When I started researching the Newell family of “The Dock”, Bareneed, Newfoundland there were no DNA test. When DNA tests first started to be used in genealogical research there was a feeling that DNA would solve all the mysteries but like most new technologies it simply deepened them. My research related to using DNA to investigate my family history has now become the primary focus of my research efforts. I have tested my DNA with National Geographic DNA , Family Tree DNA, Ancestry DNA and YSEQ, and these test have answered some questions but opened up many new questions.
Before I start discussing my results I need to provide some background information on DNA test. There are several types of DNA test that can be used in genealogical research and there are different companies that offer different versions of each type of test. The next section maps out the different types of DNA test that I have used in my research and provides background information on these test.
Background on DNA Test
There are currently three types of DNA that are generally used for genealogical research.
The first type is Mitochondrial DNA (mtDNA) which is found outside the nucleus of the cell. This type of DNA is found in the human egg but not in sperm so it is passed down almost unchanged from a mother to her children, allowing you to trace your maternal ancestry. Males have their mothers mtDNA but do not pass it on to their children. National Geographic identified my mtDNA haplogroup (more on haplogroups under Y-DNA) as U5B2A1B which is associated with NW Europe (UK, Germany, Ireland and Scandinavia). Since the focus of this Web Site is on the Newell family, I won’t dwell on the results from my mitochondrial DNA test, which relate to my mothers side, but there is one interesting story regarding a distant relative; Cheddar Man, a Mesolithic individual from prehistoric Britain dating to 9,150 years before the present, was determined to have belonged to Haplogroup U5 the parent group of my mt-DNA sub-group.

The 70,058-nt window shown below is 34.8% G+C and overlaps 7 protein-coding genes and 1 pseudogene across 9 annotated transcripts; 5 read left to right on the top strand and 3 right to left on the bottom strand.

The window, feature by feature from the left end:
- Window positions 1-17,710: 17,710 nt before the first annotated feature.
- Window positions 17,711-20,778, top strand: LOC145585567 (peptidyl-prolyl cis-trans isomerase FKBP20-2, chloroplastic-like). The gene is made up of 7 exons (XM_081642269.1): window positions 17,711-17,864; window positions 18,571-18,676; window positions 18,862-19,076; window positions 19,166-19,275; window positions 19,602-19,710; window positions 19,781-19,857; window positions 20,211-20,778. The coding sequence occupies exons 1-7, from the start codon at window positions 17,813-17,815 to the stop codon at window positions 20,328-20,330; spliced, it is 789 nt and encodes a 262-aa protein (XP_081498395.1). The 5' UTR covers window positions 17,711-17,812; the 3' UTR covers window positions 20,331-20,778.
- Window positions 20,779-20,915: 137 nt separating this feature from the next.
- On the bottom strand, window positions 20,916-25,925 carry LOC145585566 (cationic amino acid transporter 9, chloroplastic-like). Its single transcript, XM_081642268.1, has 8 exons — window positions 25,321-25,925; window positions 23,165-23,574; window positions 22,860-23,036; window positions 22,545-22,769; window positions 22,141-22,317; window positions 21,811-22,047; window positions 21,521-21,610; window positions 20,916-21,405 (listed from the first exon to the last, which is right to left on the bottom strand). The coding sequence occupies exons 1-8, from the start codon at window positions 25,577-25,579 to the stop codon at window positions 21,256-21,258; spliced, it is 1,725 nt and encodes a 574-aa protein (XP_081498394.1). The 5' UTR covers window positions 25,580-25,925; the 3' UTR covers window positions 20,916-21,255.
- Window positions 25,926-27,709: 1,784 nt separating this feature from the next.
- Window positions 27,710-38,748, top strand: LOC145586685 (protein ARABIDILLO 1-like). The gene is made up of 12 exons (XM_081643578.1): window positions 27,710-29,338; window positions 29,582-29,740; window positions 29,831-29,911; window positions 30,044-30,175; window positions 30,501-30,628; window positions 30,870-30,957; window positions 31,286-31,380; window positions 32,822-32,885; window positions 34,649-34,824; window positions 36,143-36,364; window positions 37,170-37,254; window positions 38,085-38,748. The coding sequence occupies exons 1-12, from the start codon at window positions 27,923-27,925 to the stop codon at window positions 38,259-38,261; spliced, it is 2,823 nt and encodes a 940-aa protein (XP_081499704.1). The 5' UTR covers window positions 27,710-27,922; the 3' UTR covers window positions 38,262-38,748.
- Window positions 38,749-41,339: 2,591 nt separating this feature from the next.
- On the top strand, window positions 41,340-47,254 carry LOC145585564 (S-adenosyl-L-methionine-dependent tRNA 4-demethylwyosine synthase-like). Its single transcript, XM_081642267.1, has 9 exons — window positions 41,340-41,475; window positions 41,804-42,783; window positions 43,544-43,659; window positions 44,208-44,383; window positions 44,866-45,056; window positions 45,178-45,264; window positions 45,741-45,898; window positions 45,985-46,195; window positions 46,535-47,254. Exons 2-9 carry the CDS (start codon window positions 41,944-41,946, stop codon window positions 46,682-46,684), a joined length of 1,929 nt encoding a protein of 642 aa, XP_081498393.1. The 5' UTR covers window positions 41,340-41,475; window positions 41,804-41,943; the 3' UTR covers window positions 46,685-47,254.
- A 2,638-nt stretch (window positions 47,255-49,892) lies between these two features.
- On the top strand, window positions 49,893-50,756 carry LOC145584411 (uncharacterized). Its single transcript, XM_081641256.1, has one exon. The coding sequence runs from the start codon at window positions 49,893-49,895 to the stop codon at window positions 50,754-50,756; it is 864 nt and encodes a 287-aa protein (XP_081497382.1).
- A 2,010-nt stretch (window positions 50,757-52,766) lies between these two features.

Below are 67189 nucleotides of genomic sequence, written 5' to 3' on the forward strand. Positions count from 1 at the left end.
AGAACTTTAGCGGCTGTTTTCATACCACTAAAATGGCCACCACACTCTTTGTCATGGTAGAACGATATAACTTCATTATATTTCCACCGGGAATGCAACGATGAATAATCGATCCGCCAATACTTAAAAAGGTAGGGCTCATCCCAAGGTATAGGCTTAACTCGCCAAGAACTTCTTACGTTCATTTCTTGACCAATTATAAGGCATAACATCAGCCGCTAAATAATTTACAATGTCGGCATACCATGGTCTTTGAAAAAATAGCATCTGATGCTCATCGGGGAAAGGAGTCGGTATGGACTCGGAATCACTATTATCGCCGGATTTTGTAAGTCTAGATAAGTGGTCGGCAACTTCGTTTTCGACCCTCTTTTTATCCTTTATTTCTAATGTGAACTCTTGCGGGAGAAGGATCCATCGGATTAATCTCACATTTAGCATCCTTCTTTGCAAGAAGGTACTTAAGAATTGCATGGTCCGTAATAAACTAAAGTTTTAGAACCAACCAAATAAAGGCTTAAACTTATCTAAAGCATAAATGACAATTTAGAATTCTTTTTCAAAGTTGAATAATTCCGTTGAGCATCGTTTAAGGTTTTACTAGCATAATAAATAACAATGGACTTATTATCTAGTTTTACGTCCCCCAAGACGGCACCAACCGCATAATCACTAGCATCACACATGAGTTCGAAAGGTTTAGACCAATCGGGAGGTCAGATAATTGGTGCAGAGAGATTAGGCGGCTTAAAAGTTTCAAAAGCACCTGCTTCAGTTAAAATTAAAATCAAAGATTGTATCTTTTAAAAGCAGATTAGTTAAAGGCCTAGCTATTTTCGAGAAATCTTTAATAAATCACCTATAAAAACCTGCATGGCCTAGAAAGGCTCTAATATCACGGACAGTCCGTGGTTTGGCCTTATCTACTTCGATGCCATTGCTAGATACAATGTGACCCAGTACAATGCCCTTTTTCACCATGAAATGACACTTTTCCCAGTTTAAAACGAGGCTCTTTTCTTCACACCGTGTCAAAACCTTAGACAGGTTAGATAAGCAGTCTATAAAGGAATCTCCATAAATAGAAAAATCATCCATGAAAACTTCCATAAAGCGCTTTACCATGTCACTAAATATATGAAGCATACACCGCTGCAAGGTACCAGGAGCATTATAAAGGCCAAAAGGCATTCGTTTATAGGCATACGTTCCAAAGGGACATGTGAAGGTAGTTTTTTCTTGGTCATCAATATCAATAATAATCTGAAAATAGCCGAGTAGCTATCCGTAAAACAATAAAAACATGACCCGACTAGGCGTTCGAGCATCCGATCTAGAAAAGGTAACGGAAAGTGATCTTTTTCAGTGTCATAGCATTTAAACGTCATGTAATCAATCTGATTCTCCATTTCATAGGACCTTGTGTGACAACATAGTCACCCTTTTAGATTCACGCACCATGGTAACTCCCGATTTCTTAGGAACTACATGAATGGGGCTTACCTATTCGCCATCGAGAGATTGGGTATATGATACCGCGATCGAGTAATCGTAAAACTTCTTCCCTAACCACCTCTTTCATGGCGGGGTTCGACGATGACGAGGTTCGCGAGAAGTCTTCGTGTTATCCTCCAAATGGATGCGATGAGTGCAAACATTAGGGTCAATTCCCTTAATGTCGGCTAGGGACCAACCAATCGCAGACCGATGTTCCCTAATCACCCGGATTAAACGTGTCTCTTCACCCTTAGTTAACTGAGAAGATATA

The other types of DNA used in genealogy research are contained in the cell nucleus and is packaged in 23 pairs of chromosomes. For DNA based genealogical research this nucleic DNA is divided into autosomal and Y-DNA depending on which chromosomes it is packaged in. The first 22 chromosome pairs are the autosomal chromosomes. In these, each member of the pair has the same structure: however, in the 23rd pair (the sex chromosomes) the structure differs depending on your sex. If you are female you have a pair of X chromosomes; however, if you are male you have a X and a Y. The Y is smaller than the X so the two members of the pair differ. Whether you are male or female is determined by your fathers sperm which can contain either X or Y. If a sperm containing a X fertilizes the egg then you become female (XX) but if a sperm containing a Y fertilizes the egg then you become male (XY). DNA from the Y member of the 23rd pair of chromosomes in males is the other type of nucleic DNA commonly used in genealogical research. This Y-DNA (only found in Males) comes from your father and was passed down from his father like the family name in European cultures. Females do not have Y DNA so they cannot do this test. When genealogist first started using DNA they initially focused on Y-DNA since it was ideal for tracking the European family names (male ancestors).
Recent developments in the analysis of autosomal DNA and the development of large autosomal DNA databases by organizations like Ancestry DNA have resulted in autosomal DNA becoming the most common type of DNA used for genealogical research. Y-DNA and mt-DNA are still used especially for tracking longer term (> 6 generations) family roots. There is a in-depth review of my Y-DNA results in a separate section on Tracking the deep roots of my early Newell ancestors.